This is a traditional Carolinian proa under full sail in Apra Harbor, Guam. I took this picture a few weeks ago from the bow of a small power boat.
My next book, once the last novel in the fantasy trilogy is finished this summer, will be about this--an adventure novel, maybe for young adults, and concerning the skill and courage it takes to sail a delicate craft such as this across hundreds--even thousands--of miles of open ocean using only the stars and wave patterns to navigate. It was in such vessels that the original island peoples spread themselves across the Pacific from Southeast Asia three or four thousand years ago.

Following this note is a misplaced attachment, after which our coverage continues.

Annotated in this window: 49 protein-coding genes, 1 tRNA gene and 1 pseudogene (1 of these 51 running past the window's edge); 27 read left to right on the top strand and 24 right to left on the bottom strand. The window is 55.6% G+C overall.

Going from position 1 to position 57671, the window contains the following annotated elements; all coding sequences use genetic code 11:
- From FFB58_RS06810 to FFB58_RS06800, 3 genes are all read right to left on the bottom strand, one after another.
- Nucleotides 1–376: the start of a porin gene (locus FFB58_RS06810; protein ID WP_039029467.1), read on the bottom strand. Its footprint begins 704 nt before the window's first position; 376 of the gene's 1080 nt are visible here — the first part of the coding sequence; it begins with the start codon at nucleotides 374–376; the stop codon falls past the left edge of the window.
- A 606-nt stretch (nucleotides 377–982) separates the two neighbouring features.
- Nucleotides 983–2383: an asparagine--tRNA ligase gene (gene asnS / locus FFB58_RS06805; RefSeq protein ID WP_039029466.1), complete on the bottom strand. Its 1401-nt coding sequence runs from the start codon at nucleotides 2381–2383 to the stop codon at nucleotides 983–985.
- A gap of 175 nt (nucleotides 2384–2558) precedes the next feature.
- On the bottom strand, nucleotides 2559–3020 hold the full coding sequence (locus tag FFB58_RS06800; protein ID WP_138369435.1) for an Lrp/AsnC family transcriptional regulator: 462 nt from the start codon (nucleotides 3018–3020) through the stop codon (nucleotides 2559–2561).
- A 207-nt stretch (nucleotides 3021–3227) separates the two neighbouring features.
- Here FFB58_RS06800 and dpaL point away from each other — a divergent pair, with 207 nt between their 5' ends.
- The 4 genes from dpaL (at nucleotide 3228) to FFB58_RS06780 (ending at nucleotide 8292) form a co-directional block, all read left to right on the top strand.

This proa, or canoe, is made pretty much from traditional materials: a hand-hewn breadfruit log for the hull and no nails, screws, or bolts. Instead, it is lashed and sewn together using tuna cord. Sailing a proa for days or weeks at a time between far-flung islands requires a navigator of consumate skill and the ability to tolerate great discomfort and fatigue. In this photograph, the man on the stern steering the proa is Manny Sikau, a seventh generation master navigator from Puluwat. His father, in fact, built this canoe. As a thirteen year old boy, Manny once sailed a canoe similar to this from Puluwat to Guam, a distance of some five hundred miles, with his grandfather. Again, they found their way without a compass, without charts, without a sextant. There are things in this world that people accomplish that defy belief and such voyages must be included in that category.